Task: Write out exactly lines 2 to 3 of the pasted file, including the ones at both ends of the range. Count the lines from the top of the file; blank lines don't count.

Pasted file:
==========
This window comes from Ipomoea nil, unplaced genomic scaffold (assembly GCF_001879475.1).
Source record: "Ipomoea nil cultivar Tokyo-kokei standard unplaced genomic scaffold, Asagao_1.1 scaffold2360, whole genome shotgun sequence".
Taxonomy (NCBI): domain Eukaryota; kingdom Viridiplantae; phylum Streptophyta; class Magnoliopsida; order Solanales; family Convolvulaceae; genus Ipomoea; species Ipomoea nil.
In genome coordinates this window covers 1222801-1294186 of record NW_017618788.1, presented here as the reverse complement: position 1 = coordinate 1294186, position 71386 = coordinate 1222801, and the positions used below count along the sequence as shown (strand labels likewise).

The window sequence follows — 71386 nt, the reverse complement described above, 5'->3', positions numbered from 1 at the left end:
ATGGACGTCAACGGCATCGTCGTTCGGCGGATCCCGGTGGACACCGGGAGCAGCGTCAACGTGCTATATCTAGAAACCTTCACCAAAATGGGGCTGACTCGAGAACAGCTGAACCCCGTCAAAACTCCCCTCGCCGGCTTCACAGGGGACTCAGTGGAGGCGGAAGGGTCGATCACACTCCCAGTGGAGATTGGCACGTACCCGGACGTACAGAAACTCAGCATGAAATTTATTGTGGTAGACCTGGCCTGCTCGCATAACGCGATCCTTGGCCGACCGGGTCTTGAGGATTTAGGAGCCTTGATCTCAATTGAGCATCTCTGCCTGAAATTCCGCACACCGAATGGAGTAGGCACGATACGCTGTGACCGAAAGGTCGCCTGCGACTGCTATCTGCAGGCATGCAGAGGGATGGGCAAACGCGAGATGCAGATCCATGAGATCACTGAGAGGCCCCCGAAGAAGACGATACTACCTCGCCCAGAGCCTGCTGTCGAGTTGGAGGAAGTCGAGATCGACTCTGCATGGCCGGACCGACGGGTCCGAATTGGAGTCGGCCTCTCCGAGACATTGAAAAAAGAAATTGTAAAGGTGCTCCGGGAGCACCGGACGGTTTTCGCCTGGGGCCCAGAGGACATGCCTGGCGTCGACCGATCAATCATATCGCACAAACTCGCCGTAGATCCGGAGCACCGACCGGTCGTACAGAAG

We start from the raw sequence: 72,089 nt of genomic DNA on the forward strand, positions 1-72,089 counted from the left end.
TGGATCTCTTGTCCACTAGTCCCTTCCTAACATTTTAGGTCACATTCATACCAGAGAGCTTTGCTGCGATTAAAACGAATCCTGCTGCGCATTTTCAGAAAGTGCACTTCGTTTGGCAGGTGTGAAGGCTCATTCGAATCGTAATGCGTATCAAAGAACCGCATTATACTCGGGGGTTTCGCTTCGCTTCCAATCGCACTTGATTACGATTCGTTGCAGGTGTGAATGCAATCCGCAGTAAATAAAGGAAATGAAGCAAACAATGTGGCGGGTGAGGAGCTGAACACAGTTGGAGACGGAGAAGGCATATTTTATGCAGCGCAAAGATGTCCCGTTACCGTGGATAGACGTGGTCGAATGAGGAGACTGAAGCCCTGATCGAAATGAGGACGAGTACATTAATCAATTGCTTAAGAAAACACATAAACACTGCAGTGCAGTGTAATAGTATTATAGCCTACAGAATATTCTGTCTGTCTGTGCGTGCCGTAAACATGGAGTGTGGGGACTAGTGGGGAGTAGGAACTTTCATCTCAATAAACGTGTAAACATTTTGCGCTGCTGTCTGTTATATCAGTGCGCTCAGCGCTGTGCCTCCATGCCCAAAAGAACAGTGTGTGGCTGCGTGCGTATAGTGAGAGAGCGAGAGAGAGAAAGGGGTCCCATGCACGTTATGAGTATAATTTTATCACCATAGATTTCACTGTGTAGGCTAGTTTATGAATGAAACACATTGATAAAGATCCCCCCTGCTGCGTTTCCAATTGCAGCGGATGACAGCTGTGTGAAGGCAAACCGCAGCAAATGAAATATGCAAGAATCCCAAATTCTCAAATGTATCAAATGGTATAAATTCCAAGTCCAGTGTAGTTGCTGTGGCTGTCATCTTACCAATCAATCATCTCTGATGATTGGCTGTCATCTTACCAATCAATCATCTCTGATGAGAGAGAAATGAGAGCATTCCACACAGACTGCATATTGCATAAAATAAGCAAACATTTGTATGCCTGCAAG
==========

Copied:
Source record: "Ipomoea nil cultivar Tokyo-kokei standard unplaced genomic scaffold, Asagao_1.1 scaffold2360, whole genome shotgun sequence".
Taxonomy (NCBI): domain Eukaryota; kingdom Viridiplantae; phylum Streptophyta; class Magnoliopsida; order Solanales; family Convolvulaceae; genus Ipomoea; species Ipomoea nil.